Monday, October 28, 2013

Operation Pantry Purge Part IV: The Muffin (Wo)Man

Since Matt was not looking forward to wheat bran meatloaf, I thought I'd better pick up some buttermilk to make bran muffins instead.

The recipe for enlightenment.

I have made these muffins before and brought them in to work to receive surprisingly good reviews for something so healthy. Plus I thought they might make a better gift for our weekend host than an oatmeal packet.

Even though this recipe dirties three bowls, 4 measuring cups, and two muffin tins (though by employing dirty-dishes-avoiding techniques, I reduced my mess by 1 bowl and 1 measuring cup each since I didn't have Yuri this time), the end result is worth it.

Happy little bran muffins.

However, if there is anything of which Matt should be afraid, it is not "wheatloaf". Rather, it is the raw bran muffin mixture. I can't help but be surprised each time I make these and they don't taste like the ground bologna salad they so uncannily resemble in their unbaked state.

Sometimes you have to bake with faith that it's all going to turn out okay.

Thursday, October 24, 2013


I can't take care of everyone (I can't even take care of myself), but I feel compelled to try. I feel called to give of myself as much as I can, that others might feel loved, might feel the Love, might see and understand that it is not my love or my will or my strength that is caring for them, but it is God's love/will/strength reflected. I am not my own and would not want to be. I take care of me so that I can take care of others.

I wonder if this is how women of child-bearing age feel when they want to have children. When the biological timer goes off and they want a baby more than anything in the world, does it feel like they are compelled to love another, despite their own flaws and inability to even really care for themselves?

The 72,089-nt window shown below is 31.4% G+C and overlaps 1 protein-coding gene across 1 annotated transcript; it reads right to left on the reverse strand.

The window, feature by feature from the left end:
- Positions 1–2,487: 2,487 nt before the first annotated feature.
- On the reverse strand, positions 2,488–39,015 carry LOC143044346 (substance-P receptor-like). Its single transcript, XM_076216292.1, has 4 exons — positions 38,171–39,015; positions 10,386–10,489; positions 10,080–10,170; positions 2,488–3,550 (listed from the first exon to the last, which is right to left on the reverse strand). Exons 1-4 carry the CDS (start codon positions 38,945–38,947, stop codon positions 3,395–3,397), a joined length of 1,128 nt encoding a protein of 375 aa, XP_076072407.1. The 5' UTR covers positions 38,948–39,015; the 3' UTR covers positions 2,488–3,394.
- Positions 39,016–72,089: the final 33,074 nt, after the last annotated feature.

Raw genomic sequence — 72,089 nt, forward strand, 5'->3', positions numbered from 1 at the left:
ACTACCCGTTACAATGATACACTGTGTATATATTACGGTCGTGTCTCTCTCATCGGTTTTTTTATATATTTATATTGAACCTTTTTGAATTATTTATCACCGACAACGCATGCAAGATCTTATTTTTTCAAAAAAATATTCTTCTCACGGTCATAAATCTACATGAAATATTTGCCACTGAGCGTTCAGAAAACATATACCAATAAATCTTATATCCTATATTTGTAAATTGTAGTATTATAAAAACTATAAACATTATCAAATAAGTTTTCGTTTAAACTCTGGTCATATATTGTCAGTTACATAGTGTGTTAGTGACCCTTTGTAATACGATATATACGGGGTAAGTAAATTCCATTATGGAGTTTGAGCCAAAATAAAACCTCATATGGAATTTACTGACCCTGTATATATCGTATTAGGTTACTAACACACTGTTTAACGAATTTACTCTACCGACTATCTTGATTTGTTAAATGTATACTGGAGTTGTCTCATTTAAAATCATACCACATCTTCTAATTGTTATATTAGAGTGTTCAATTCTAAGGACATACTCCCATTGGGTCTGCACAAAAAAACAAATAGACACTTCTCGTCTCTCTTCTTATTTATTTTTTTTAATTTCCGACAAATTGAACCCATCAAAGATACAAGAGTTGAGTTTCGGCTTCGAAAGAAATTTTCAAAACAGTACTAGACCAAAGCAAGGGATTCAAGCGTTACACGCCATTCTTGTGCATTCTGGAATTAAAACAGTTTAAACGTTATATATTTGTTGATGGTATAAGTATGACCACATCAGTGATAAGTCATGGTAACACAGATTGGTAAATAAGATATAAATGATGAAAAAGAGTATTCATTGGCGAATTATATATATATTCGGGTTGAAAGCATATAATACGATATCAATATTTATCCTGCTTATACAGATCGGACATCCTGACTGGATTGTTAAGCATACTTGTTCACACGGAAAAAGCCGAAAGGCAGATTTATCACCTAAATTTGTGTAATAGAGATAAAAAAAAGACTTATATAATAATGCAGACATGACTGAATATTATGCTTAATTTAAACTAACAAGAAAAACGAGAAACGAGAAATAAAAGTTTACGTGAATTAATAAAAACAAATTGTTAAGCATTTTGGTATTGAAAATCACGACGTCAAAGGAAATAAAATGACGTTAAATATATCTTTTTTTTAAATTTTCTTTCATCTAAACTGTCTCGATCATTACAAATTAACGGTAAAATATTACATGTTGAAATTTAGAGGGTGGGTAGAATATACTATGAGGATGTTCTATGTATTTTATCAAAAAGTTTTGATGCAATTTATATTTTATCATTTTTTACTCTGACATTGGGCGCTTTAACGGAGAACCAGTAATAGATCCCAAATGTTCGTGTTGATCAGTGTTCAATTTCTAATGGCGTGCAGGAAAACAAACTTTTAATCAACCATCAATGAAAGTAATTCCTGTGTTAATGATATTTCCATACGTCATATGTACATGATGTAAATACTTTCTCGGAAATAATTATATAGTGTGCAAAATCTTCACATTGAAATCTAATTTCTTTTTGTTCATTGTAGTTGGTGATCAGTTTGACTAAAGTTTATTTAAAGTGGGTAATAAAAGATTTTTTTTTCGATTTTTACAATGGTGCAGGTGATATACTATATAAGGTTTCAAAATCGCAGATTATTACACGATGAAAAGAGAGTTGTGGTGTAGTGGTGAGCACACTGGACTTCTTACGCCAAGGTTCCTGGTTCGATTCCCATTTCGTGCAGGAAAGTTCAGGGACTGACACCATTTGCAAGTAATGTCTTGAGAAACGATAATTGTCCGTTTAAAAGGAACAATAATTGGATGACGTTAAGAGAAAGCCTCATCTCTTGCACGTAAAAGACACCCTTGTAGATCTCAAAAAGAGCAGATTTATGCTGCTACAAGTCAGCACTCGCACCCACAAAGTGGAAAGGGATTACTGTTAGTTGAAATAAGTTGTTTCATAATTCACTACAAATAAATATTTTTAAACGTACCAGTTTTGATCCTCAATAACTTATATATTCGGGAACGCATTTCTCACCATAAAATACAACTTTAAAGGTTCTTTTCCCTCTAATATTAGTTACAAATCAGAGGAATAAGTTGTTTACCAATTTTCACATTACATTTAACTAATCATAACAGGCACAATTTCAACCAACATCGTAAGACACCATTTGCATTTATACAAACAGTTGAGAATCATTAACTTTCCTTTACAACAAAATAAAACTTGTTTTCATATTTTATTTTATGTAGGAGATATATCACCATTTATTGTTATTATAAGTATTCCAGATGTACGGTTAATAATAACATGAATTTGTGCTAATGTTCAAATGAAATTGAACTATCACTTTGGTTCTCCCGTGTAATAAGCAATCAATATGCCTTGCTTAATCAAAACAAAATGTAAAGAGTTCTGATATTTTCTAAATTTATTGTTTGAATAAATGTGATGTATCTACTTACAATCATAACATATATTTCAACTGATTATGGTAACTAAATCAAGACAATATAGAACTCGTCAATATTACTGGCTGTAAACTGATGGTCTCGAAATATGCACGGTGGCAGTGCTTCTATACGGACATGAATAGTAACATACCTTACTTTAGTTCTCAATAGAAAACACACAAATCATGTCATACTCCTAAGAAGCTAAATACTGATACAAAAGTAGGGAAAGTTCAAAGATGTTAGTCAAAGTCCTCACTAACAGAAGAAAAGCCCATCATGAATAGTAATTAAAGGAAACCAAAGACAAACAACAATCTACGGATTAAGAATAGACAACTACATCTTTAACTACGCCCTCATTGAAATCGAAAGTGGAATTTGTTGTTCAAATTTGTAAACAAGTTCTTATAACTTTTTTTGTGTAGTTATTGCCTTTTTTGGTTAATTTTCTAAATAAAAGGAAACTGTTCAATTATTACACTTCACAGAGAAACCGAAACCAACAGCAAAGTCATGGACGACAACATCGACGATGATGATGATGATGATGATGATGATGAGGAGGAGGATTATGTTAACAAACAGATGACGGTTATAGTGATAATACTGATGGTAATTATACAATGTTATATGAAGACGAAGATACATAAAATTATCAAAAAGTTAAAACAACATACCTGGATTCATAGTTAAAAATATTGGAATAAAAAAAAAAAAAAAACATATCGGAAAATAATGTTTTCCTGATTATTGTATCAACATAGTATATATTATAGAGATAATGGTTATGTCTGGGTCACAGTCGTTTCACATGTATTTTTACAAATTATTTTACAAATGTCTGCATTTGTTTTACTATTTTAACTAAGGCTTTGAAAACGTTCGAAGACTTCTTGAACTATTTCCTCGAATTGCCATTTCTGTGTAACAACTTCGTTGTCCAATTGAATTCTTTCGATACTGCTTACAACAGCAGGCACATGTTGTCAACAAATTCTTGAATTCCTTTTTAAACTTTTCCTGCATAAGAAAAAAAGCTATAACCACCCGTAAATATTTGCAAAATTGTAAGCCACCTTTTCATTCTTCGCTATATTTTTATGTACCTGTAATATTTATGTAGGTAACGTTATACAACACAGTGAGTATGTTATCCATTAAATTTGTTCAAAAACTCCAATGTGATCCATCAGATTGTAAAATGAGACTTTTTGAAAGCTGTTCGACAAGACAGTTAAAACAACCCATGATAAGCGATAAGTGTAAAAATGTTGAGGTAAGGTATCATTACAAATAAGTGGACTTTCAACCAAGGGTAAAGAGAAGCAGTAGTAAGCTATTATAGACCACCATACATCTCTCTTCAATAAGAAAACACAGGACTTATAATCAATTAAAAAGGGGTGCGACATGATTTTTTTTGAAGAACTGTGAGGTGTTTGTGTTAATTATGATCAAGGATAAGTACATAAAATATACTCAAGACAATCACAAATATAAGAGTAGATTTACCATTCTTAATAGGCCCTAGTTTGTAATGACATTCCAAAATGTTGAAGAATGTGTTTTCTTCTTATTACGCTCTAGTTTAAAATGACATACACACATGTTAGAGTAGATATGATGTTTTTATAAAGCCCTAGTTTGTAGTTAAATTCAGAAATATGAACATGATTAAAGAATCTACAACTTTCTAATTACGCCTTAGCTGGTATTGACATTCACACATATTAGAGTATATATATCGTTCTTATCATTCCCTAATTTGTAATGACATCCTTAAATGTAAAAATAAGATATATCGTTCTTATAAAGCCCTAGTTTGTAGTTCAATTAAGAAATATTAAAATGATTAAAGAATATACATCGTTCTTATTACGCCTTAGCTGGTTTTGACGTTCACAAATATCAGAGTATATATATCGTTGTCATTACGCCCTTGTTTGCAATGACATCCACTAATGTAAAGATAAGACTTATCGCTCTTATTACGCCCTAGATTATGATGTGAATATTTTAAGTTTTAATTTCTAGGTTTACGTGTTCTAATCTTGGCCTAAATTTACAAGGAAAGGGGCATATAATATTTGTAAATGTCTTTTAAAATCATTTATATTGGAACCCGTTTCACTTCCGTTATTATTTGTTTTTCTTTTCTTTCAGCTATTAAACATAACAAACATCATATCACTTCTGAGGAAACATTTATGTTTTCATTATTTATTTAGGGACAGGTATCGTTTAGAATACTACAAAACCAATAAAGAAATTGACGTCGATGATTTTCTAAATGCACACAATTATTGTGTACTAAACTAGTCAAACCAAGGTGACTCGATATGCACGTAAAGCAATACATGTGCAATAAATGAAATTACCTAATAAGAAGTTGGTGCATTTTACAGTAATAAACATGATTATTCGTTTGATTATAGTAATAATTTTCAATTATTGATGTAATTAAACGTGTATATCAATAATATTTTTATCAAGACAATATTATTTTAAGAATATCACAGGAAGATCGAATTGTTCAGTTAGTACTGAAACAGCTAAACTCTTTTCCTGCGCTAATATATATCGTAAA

If so, I am closer than I have ever been to wanting a baby--the only problem is the size. Babies are sort of cute, but they aren't very interesting. Their thoughts are limited. It is the adults who deeply feel, who have experienced much, and who are trying to take care of themselves and others who I find more interesting. Babies cry for food, comfort, and protection, but adults cry for forgiveness, passion, and purpose. Can I just adopt an adult or two or three or four who need loving and support (and food and comfort and protection)?

If you said yes, don't worry, I already have. I'm a crazy cat lady of adopting people into my circle of care. It might not look like it--I only have legal custody of one--but I can't stop myself from getting all heart-panged and melty whenever one wanders near enough to really get a good look at. I confess, sometimes I try not to look, because my heart feels so full and I don't know what more I could possibly do. Because sometimes you have to let someone else adopt the next stray cat.

I'm worried that you will believe me less if I show you my hand. That you will say I am not very good at loving you or the people you see around me. I will be the first to say that I am not and that I have a long way to go. That I could love more people more deeply. That I could be less selfish and more giving. That there are a million, nay a few billion, more people I could love and care for. Strangers, babies, sick people, poor people, people I don't agree with or don't like. It is true! It will always be true. That is why I can't rely on my own strength to get me by.

I can't take credit for any success I've had in connecting with you, or affecting your life, or being there for you in your time of need. It is but selfishness, chance, and misunderstanding apart from God. But it is important to me that I recognize my calling, know why I am crying when I see your beautiful heart broken, and forgive myself and try again when I fail to love you as completely and perfectly as the love of the creator I am trying to emulate. It is only when I give up my life that I am truly alive.

Wednesday, October 23, 2013

Operation Pantry Purge Part III: Be Our Guest

As the pantry purge continues, we invited our friends Nick and Yuri over for an adventurous dinner of whatever could be made from pantry ingredients.

This isn't much different from what I usually do for dinner, but when we have company, I try to plan ahead so it isn't as risky/random. This time, we not only didn't plan ahead, but we invited our guests to participate in the tv-cooking-competition-style experience.